The judges keep the athletes honest in the deadlift/pistol/double-under event

2010 CrossFit Games Finals

Self-Reported Versus Rigorously Judged WOD Results

Hari Singh of CrossFit NYC delivers a dose of reality

Tell a member of the CrossFit community that Chris Spealer says his “Fran” time is 2:11, and you’ll probably get one of two responses: acceptance of a perfectly plausible fact; or a brief pondering over whether it really takes Speal that long to do anything. (My own reaction fell into the first category, after which I ambivalently noted that my own “Fran” time is approaching a major benchmark: three times Speal’s time.) 

However, many CrossFitters do wonder about the accuracy of self-reported WOD results posted on the Main Site and elsewhere. The most cynical seem to assume that virtually all self-reported scores are suspect. At the other end, many people simply accept that on average the results are accurate, and that while some scores may be nonsense, most seem reasonable, particularly those of athletes who are recognized as members of the community. 

The data from the 2010 CrossFit Games allows us to make a direct comparison for two WOD’s (1RM dead lift and “Fran”) for one group of athletes, the Masters competitors. Though it is possible to draw different conclusions, nothing in the data appears to be inconsistent with the theory that experienced CrossFitters do the best they can to accurately report their results. Or, to put it another way, CrossFitters seem to tell the truth, as best they know it.

During the course of a WOD like “Fran,” it’s easy to lose count, fail to go below parallel, lock out, or get chin over bar. These things typically happen without the athlete knowing it. For a great example, see the Main Site video on 29 July 2010, where Miranda Oldroyd does “Isabel” in 2:22. After seeing the tape, she realizes that she missed a rep. If it happens to an athlete like Miranda, it happens to everyone. The video is worth viewing, just to see how Miranda deals with her mistake. (For a great example of the opposite type of error, see the video from the 2010 European Regionals, where Annie Thorisdottir self-reports missing and then redoes a rep on the CTB pull-ups that the judge had, in Annie’s opinion, incorrectly counted.)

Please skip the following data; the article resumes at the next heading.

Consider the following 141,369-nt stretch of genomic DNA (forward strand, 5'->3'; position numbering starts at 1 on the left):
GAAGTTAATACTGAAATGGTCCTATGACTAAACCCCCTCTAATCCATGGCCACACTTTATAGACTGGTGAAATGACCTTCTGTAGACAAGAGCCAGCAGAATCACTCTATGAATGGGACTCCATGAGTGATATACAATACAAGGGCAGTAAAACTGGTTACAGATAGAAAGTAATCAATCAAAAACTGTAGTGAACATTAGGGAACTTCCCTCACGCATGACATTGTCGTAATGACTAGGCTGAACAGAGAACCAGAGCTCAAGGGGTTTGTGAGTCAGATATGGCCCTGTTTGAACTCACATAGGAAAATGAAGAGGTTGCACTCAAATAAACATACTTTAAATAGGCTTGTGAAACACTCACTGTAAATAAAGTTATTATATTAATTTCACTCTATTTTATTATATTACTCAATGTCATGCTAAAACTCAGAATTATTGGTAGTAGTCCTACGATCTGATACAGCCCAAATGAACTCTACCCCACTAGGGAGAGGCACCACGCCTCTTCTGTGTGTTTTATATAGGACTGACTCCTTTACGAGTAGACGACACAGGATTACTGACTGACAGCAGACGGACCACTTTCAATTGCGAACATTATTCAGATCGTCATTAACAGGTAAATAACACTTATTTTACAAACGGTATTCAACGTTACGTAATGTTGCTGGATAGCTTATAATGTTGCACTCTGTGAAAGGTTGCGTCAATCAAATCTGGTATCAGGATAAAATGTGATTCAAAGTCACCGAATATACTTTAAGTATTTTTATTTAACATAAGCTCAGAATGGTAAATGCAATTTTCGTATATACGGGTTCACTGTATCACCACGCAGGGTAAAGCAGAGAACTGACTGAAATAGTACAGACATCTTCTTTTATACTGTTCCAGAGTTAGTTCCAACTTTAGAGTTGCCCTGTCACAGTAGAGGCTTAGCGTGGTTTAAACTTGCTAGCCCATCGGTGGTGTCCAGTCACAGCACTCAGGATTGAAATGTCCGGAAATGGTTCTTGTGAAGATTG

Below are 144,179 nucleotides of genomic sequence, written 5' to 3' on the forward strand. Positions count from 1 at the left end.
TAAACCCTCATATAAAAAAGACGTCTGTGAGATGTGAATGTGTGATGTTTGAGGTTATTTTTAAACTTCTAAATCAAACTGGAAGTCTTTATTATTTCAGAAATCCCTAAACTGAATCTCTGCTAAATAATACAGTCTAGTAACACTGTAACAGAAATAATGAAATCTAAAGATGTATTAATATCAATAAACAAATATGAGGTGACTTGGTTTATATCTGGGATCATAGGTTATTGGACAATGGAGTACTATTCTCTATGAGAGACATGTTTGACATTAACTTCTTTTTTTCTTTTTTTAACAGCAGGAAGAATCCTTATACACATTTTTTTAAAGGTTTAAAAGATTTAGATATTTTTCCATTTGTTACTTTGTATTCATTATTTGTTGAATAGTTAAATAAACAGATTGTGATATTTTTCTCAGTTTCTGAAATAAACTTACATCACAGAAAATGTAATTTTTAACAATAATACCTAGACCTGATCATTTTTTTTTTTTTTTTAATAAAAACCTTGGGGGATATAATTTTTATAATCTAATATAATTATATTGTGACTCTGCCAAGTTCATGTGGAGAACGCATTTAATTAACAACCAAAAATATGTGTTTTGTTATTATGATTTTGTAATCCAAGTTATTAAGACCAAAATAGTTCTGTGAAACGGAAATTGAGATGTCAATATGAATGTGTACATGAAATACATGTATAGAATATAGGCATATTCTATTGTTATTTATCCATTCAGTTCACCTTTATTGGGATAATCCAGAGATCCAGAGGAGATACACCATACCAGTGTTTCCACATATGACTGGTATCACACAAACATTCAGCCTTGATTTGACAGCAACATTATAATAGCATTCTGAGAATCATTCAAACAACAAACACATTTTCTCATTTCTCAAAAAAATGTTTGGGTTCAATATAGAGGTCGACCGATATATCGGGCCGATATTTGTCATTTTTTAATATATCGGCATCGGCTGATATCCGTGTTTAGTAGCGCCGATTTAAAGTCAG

On a WOD like “Fran,” we would expect good judges to catch all of the things that the athletes themselves do not, and that for the Masters, the Games results would be somewhat worse than the self-reported results. John Matzner (CrossFit Potomac) a competitor at the 2009 CrossFit Games suggests that for a WOD like “Fran” the adrenaline rush during competition may actually work against some athletes, causing them to go out too fast and leave less than enough in the tank for the final rounds. This phenomenon may have been in play during the first WOD of the 2010 Games when several competitors went from doing nine muscle-ups nearly unbroken in the first round to missing multiple single attempts in subsequent rounds. 

During the 2010 Games, the Masters competitors did “Fran” on Sunday, after having a full day off on Saturday.  Thus the effect of fatigue should have been minimal. Before the Games, 22 of 26 athletes (11 of 15 men and 11 of 11 women) self-reported their “Fran” times. On average, the 22 athletes did just 35 seconds worse than their previously reported results. While there are many possible explanations for the 35 second average difference, I am convinced that exaggeration of prior performance accounts for little or none of it. If this group of athletes were prone to exaggeration, then surely they would also have also exaggerated their 1RM dead lift numbers. The data show the complete opposite. 

Before the Games, 22 of 26 (12 of 15 men and 10 of 11 women) reported their 1RM dead lifts. On average these 22 athletes pulled 9.77 pounds more than their previously reported results. In fact 19 of the 22 (including all 10 women) matched or exceeded their self-reported results. 

What accounts for the relatively high accuracy of self-reported WOD results in comparison with other data on (e.g. data on dating sites, which is notoriously inaccurate)?  As many of us have observed, CrossFitters are an incredibly honest group. To CrossFit requires a willingness to tell the truth; to accept the fact that we are not good at everything and that we are (at least for now) terrible at some things. CrossFit is quantitative, not qualitative. No CrossFitter says, “I seem to be lifting more weight.” Instead they know—and want to know--with precision exactly how much more weight. In other areas, three-quarters of the population can tell themselves that they are above average, but not in CrossFit.